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Ireland and Spain reiterate plan to form alliance to recognise state of Palestine


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Ireland and Spain have reiterated their intention to forge an alliance of countries that will soon recognise Palestine as a nation state.

The Irish taoiseach, Simon Harris, and Spain’s prime minister, Pedro Sánchez, vowed on Friday to muster international support for a two-state solution in Israel and Palestine.

The two leaders held bilateral talks in Dublin to inject momentum into a diplomatic offensive inside and outside the EU.

Recognition of Palestinian statehood “is coming much closer”, Harris told a joint press conference. Ireland would move with Spain and other countries “when the time is right”, he said, without giving a timeline or naming the other countries.

“When we move forward, we would like to do so with as many others as possible to lend weight to the decision and to send the strongest message. The people of Israel deserve a secure and peaceful future. So do the people of Palestine. Equal sovereignty, equal respect, in a region where people of all faiths and all traditions live together in peace.”

Sánchez said waiting for others to take the initiative was not acceptable, referring to war in Gaza and Ukraine. “The path is made by walking … we have to do so in the hope that others will do so.”

Dublin and Madrid will move in a coordinated way and raise Palestinian statehood at the European council next week, they said.

Earlier on Friday, Sánchez met Norway’s prime minister, Jonas Gahr Støre, in Oslo and reiterated Madrid’s intention to recognise a Palestinian state by July.

Støre said Norway also stood ready to recognise a Palestinian state. “The question is when and in what context,” he said. He welcomed the Spanish premier’s efforts to consult and coordinate with like-minded countries. “We will intensify that coordination in the weeks to come,” Støre said.

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Spain and Ireland have emerged as the most outspoken critics in the EU of Israel’s war in Gaza, which has claimed more than 33,000 lives, according to the Hamas-run health ministry. The conflict erupted last October when Hamas attacked southern Israel, killing about 1,170 people and kidnapping hundreds.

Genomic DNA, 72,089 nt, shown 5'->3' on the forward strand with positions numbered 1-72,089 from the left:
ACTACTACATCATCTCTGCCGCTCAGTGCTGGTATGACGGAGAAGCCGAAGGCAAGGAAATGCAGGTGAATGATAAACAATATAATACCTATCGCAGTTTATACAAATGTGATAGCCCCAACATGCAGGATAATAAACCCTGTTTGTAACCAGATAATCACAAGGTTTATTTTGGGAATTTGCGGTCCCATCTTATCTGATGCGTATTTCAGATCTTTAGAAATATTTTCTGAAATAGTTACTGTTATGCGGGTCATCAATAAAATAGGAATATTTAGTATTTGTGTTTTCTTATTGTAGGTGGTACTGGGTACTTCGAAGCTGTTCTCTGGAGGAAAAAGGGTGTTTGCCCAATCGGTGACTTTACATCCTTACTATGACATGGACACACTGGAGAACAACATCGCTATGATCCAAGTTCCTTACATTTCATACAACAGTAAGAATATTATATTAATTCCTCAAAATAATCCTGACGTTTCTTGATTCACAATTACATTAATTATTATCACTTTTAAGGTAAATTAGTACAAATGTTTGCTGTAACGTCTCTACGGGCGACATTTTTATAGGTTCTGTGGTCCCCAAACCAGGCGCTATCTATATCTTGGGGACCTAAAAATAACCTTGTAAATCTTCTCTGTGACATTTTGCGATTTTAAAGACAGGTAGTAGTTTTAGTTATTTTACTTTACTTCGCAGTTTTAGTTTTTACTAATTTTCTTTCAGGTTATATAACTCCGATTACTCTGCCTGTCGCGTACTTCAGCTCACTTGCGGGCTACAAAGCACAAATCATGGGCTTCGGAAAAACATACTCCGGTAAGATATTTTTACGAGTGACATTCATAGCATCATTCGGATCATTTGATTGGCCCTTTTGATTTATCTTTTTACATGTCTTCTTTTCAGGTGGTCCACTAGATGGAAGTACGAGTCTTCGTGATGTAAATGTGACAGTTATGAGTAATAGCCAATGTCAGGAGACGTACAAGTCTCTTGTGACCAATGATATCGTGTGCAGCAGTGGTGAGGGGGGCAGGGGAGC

The meeting between Harris and Sánchez came a day after they met at a summit in Warsaw, underling a desire to move in lockstep as they seek support from Malta, Slovenia, Belgium and other states.

Since succeeding Leo Varadkar as taoiseach on Tuesday, Harris has underscored Ireland’s continued support for Palestinian statehood and an immediate ceasefire. In a meeting on Thursday with the European Commission president, Ursula von der Leyen, he reiterated a formal joint request made with Spain two months ago to review the Israel-EU association agreement, which carries human rights obligations.

Harris expressed outrage at the fate of Israeli hostages but said the suffering of the people of Gaza was “unconscionable”. Earlier this week Israel sharply criticised Harris for not mentioning the hostages during his debut speech as taoiseach to the Irish parliament.

“The scenes that we’re seeing in Gaza in terms of hunger, thirst, mutilation, death of innocent children, women, men, the destruction of so much civilian infrastructure, hospitals, schools, homes, has to stop,” Harris said.

Spanish sources said the timetable to recognise statehood by summer may depend on the UN security council considering a similar resolution in July. There are also efforts in the EU parliament to establish a Europe-wide parliamentarian group to promote Palestinian statehood.

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